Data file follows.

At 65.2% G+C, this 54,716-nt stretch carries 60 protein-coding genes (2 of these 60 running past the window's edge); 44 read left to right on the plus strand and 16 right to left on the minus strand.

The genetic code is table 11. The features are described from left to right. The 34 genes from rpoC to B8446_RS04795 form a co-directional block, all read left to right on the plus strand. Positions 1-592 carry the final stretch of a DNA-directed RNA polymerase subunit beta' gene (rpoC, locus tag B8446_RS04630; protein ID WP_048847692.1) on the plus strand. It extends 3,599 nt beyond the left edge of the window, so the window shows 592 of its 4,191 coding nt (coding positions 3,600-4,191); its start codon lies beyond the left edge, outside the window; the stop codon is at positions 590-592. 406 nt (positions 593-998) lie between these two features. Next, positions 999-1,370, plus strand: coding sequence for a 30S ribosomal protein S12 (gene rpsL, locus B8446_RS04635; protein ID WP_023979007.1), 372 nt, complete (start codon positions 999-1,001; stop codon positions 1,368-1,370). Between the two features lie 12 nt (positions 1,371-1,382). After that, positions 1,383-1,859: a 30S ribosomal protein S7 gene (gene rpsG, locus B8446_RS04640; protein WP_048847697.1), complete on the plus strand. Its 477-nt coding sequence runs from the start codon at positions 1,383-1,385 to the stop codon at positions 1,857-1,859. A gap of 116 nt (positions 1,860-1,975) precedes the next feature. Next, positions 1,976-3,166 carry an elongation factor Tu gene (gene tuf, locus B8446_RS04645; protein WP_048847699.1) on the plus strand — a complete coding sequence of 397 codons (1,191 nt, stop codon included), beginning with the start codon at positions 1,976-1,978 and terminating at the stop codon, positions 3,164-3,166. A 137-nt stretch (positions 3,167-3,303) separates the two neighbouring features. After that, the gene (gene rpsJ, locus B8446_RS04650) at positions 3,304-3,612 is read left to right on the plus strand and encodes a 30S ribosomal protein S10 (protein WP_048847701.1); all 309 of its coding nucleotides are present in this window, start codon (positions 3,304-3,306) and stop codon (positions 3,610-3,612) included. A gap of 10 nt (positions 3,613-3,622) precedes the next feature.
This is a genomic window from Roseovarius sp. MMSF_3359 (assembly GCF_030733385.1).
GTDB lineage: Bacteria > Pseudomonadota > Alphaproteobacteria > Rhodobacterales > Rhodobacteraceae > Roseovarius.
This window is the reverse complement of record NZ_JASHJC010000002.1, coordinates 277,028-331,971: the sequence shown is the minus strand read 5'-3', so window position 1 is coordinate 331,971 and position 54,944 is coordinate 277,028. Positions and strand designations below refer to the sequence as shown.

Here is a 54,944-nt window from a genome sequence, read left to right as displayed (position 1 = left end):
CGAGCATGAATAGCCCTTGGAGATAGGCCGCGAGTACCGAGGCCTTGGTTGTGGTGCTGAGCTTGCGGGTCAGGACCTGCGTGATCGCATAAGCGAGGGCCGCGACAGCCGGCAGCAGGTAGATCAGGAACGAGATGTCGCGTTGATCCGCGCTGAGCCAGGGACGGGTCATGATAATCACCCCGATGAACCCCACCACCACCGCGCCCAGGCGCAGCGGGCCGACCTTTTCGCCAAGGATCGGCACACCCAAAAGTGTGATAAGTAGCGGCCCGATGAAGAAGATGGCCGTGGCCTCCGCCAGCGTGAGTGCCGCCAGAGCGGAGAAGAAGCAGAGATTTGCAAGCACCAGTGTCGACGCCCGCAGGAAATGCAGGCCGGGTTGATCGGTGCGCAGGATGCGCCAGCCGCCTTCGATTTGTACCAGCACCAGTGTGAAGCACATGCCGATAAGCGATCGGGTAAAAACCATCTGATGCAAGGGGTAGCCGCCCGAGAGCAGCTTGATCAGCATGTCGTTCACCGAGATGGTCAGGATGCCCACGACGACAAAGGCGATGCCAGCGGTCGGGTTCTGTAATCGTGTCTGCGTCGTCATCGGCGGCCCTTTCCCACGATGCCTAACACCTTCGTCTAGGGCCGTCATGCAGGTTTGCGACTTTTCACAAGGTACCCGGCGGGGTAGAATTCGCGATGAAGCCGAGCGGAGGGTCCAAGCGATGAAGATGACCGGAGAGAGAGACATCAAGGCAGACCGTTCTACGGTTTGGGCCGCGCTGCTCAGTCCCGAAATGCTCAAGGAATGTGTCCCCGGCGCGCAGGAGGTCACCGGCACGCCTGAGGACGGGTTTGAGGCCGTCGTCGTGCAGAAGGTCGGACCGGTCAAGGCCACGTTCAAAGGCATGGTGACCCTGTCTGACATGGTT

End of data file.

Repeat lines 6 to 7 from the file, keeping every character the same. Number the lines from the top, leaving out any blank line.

Here is a 54,944-nt window from a genome sequence, read left to right as displayed (position 1 = left end):
CGAGCATGAATAGCCCTTGGAGATAGGCCGCGAGTACCGAGGCCTTGGTTGTGGTGCTGAGCTTGCGGGTCAGGACCTGCGTGATCGCATAAGCGAGGGCCGCGACAGCCGGCAGCAGGTAGATCAGGAACGAGATGTCGCGTTGATCCGCGCTGAGCCAGGGACGGGTCATGATAATCACCCCGATGAACCCCACCACCACCGCGCCCAGGCGCAGCGGGCCGACCTTTTCGCCAAGGATCGGCACACCCAAAAGTGTGATAAGTAGCGGCCCGATGAAGAAGATGGCCGTGGCCTCCGCCAGCGTGAGTGCCGCCAGAGCGGAGAAGAAGCAGAGATTTGCAAGCACCAGTGTCGACGCCCGCAGGAAATGCAGGCCGGGTTGATCGGTGCGCAGGATGCGCCAGCCGCCTTCGATTTGTACCAGCACCAGTGTGAAGCACATGCCGATAAGCGATCGGGTAAAAACCATCTGATGCAAGGGGTAGCCGCCCGAGAGCAGCTTGATCAGCATGTCGTTCACCGAGATGGTCAGGATGCCCACGACGACAAAGGCGATGCCAGCGGTCGGGTTCTGTAATCGTGTCTGCGTCGTCATCGGCGGCCCTTTCCCACGATGCCTAACACCTTCGTCTAGGGCCGTCATGCAGGTTTGCGACTTTTCACAAGGTACCCGGCGGGGTAGAATTCGCGATGAAGCCGAGCGGAGGGTCCAAGCGATGAAGATGACCGGAGAGAGAGACATCAAGGCAGACCGTTCTACGGTTTGGGCCGCGCTGCTCAGTCCCGAAATGCTCAAGGAATGTGTCCCCGGCGCGCAGGAGGTCACCGGCACGCCTGAGGACGGGTTTGAGGCCGTCGTCGTGCAGAAGGTCGGACCGGTCAAGGCCACGTTCAAAGGCATGGTGACCCTGTCTGACATGGTT